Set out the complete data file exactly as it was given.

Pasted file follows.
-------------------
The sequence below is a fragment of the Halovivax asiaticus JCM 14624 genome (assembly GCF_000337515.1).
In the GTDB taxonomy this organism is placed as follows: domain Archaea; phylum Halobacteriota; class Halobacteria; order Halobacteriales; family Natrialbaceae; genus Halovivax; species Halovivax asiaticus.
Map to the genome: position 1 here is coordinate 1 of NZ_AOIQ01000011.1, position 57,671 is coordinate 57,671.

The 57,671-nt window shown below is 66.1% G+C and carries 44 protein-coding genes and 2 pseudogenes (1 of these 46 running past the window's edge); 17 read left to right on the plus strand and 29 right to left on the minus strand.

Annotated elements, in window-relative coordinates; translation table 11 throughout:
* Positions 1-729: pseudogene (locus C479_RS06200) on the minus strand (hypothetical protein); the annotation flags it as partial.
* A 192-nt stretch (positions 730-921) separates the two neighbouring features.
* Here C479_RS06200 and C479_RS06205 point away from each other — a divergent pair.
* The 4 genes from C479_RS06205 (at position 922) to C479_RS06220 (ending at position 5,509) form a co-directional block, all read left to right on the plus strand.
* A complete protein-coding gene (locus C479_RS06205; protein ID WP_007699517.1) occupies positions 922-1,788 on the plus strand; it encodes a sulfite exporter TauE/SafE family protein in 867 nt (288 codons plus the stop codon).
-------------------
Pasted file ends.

The sequence below is a fragment of the Halovivax asiaticus JCM 14624 genome (assembly GCF_000337515.1).
In the GTDB taxonomy this organism is placed as follows: domain Archaea; phylum Halobacteriota; class Halobacteria; order Halobacteriales; family Natrialbaceae; genus Halovivax; species Halovivax asiaticus.
Map to the genome: position 1 here is coordinate 1 of NZ_AOIQ01000011.1, position 57,671 is coordinate 57,671.

The 57,671-nt window shown below is 66.1% G+C and carries 44 protein-coding genes and 2 pseudogenes (1 of these 46 running past the window's edge); 17 read left to right on the plus strand and 29 right to left on the minus strand.

Annotated elements, in window-relative coordinates; translation table 11 throughout:
* Positions 1-729: pseudogene (locus C479_RS06200) on the minus strand (hypothetical protein); the annotation flags it as partial.
* A 192-nt stretch (positions 730-921) separates the two neighbouring features.
* Here C479_RS06200 and C479_RS06205 point away from each other — a divergent pair.
* The 4 genes from C479_RS06205 (at position 922) to C479_RS06220 (ending at position 5,509) form a co-directional block, all read left to right on the plus strand.
* A complete protein-coding gene (locus C479_RS06205; protein ID WP_007699517.1) occupies positions 922-1,788 on the plus strand; it encodes a sulfite exporter TauE/SafE family protein in 867 nt (288 codons plus the stop codon).